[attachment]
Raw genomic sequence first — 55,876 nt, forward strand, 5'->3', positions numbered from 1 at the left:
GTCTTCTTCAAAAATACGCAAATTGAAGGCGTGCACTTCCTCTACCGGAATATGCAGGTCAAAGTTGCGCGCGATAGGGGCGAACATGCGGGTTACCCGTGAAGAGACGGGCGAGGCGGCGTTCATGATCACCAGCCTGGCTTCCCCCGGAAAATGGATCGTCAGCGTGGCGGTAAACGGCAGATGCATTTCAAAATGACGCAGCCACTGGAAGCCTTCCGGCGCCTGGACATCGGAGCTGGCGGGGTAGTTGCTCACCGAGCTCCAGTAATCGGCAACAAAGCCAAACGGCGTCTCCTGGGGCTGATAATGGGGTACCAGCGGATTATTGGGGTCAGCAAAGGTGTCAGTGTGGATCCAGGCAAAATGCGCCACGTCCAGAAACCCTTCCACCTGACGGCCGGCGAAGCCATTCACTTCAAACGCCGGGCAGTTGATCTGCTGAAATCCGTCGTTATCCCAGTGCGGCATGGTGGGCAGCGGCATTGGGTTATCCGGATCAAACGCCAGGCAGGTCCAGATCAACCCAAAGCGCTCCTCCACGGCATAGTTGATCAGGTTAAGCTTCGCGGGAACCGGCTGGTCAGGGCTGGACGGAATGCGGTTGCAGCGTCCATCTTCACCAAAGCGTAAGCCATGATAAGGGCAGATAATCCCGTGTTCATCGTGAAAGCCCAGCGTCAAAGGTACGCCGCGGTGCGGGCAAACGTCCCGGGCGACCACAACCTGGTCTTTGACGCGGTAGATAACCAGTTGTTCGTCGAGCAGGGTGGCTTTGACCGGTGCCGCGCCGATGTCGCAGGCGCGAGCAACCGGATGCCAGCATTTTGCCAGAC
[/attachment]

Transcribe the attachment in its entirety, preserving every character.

Raw genomic sequence first — 55,876 nt, forward strand, 5'->3', positions numbered from 1 at the left:
GTCTTCTTCAAAAATACGCAAATTGAAGGCGTGCACTTCCTCTACCGGAATATGCAGGTCAAAGTTGCGCGCGATAGGGGCGAACATGCGGGTTACCCGTGAAGAGACGGGCGAGGCGGCGTTCATGATCACCAGCCTGGCTTCCCCCGGAAAATGGATCGTCAGCGTGGCGGTAAACGGCAGATGCATTTCAAAATGACGCAGCCACTGGAAGCCTTCCGGCGCCTGGACATCGGAGCTGGCGGGGTAGTTGCTCACCGAGCTCCAGTAATCGGCAACAAAGCCAAACGGCGTCTCCTGGGGCTGATAATGGGGTACCAGCGGATTATTGGGGTCAGCAAAGGTGTCAGTGTGGATCCAGGCAAAATGCGCCACGTCCAGAAACCCTTCCACCTGACGGCCGGCGAAGCCATTCACTTCAAACGCCGGGCAGTTGATCTGCTGAAATCCGTCGTTATCCCAGTGCGGCATGGTGGGCAGCGGCATTGGGTTATCCGGATCAAACGCCAGGCAGGTCCAGATCAACCCAAAGCGCTCCTCCACGGCATAGTTGATCAGGTTAAGCTTCGCGGGAACCGGCTGGTCAGGGCTGGACGGAATGCGGTTGCAGCGTCCATCTTCACCAAAGCGTAAGCCATGATAAGGGCAGATAATCCCGTGTTCATCGTGAAAGCCCAGCGTCAAAGGTACGCCGCGGTGCGGGCAAACGTCCCGGGCGACCACAACCTGGTCTTTGACGCGGTAGATAACCAGTTGTTCGTCGAGCAGGGTGGCTTTGACCGGTGCCGCGCCGATGTCGCAGGCGCGAGCAACCGGATGCCAGCATTTTGCCAGAC